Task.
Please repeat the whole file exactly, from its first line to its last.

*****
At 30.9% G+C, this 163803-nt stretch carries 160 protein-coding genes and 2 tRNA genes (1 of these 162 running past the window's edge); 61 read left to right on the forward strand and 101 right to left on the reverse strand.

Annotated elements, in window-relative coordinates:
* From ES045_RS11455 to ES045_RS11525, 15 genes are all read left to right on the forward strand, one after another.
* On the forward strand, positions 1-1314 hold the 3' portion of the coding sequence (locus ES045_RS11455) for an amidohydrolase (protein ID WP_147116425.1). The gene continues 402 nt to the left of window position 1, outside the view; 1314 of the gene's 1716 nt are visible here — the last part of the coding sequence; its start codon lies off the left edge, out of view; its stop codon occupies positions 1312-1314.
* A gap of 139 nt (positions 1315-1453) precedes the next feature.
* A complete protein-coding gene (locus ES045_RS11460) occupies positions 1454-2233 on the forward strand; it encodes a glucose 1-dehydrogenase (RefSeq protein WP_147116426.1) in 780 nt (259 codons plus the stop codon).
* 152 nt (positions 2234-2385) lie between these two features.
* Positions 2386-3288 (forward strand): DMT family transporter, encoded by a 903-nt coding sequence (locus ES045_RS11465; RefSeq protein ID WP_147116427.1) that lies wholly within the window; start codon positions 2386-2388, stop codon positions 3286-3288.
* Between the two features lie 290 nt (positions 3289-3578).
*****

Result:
At 30.9% G+C, this 163803-nt stretch carries 160 protein-coding genes and 2 tRNA genes (1 of these 162 running past the window's edge); 61 read left to right on the forward strand and 101 right to left on the reverse strand.

Annotated elements, in window-relative coordinates:
* From ES045_RS11455 to ES045_RS11525, 15 genes are all read left to right on the forward strand, one after another.
* On the forward strand, positions 1-1314 hold the 3' portion of the coding sequence (locus ES045_RS11455) for an amidohydrolase (protein ID WP_147116425.1). The gene continues 402 nt to the left of window position 1, outside the view; 1314 of the gene's 1716 nt are visible here — the last part of the coding sequence; its start codon lies off the left edge, out of view; its stop codon occupies positions 1312-1314.
* A gap of 139 nt (positions 1315-1453) precedes the next feature.
* A complete protein-coding gene (locus ES045_RS11460) occupies positions 1454-2233 on the forward strand; it encodes a glucose 1-dehydrogenase (RefSeq protein WP_147116426.1) in 780 nt (259 codons plus the stop codon).
* 152 nt (positions 2234-2385) lie between these two features.
* Positions 2386-3288 (forward strand): DMT family transporter, encoded by a 903-nt coding sequence (locus ES045_RS11465; RefSeq protein ID WP_147116427.1) that lies wholly within the window; start codon positions 2386-2388, stop codon positions 3286-3288.
* Between the two features lie 290 nt (positions 3289-3578).